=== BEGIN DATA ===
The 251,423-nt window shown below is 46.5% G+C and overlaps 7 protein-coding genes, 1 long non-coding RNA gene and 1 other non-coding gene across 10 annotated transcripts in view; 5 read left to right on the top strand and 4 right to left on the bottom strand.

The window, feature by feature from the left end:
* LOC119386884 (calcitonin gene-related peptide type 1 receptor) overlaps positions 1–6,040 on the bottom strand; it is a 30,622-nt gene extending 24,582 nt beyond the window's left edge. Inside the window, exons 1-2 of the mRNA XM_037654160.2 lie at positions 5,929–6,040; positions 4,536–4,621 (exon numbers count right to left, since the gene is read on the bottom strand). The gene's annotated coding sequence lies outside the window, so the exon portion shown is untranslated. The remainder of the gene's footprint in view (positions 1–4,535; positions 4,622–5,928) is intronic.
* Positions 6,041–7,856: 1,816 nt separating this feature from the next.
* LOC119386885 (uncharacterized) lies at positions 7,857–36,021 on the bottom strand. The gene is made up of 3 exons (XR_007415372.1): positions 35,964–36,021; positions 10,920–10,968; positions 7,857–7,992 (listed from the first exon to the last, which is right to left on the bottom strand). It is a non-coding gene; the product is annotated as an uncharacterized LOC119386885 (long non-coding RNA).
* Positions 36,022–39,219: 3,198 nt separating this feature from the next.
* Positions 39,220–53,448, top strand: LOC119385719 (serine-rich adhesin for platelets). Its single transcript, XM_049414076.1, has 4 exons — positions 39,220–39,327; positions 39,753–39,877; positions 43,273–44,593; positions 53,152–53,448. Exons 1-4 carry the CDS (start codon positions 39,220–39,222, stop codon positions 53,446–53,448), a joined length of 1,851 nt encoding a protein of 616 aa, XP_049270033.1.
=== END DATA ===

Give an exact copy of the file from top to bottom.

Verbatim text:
The 251,423-nt window shown below is 46.5% G+C and overlaps 7 protein-coding genes, 1 long non-coding RNA gene and 1 other non-coding gene across 10 annotated transcripts in view; 5 read left to right on the top strand and 4 right to left on the bottom strand.

The window, feature by feature from the left end:
* LOC119386884 (calcitonin gene-related peptide type 1 receptor) overlaps positions 1–6,040 on the bottom strand; it is a 30,622-nt gene extending 24,582 nt beyond the window's left edge. Inside the window, exons 1-2 of the mRNA XM_037654160.2 lie at positions 5,929–6,040; positions 4,536–4,621 (exon numbers count right to left, since the gene is read on the bottom strand). The gene's annotated coding sequence lies outside the window, so the exon portion shown is untranslated. The remainder of the gene's footprint in view (positions 1–4,535; positions 4,622–5,928) is intronic.
* Positions 6,041–7,856: 1,816 nt separating this feature from the next.
* LOC119386885 (uncharacterized) lies at positions 7,857–36,021 on the bottom strand. The gene is made up of 3 exons (XR_007415372.1): positions 35,964–36,021; positions 10,920–10,968; positions 7,857–7,992 (listed from the first exon to the last, which is right to left on the bottom strand). It is a non-coding gene; the product is annotated as an uncharacterized LOC119386885 (long non-coding RNA).
* Positions 36,022–39,219: 3,198 nt separating this feature from the next.
* Positions 39,220–53,448, top strand: LOC119385719 (serine-rich adhesin for platelets). Its single transcript, XM_049414076.1, has 4 exons — positions 39,220–39,327; positions 39,753–39,877; positions 43,273–44,593; positions 53,152–53,448. Exons 1-4 carry the CDS (start codon positions 39,220–39,222, stop codon positions 53,446–53,448), a joined length of 1,851 nt encoding a protein of 616 aa, XP_049270033.1.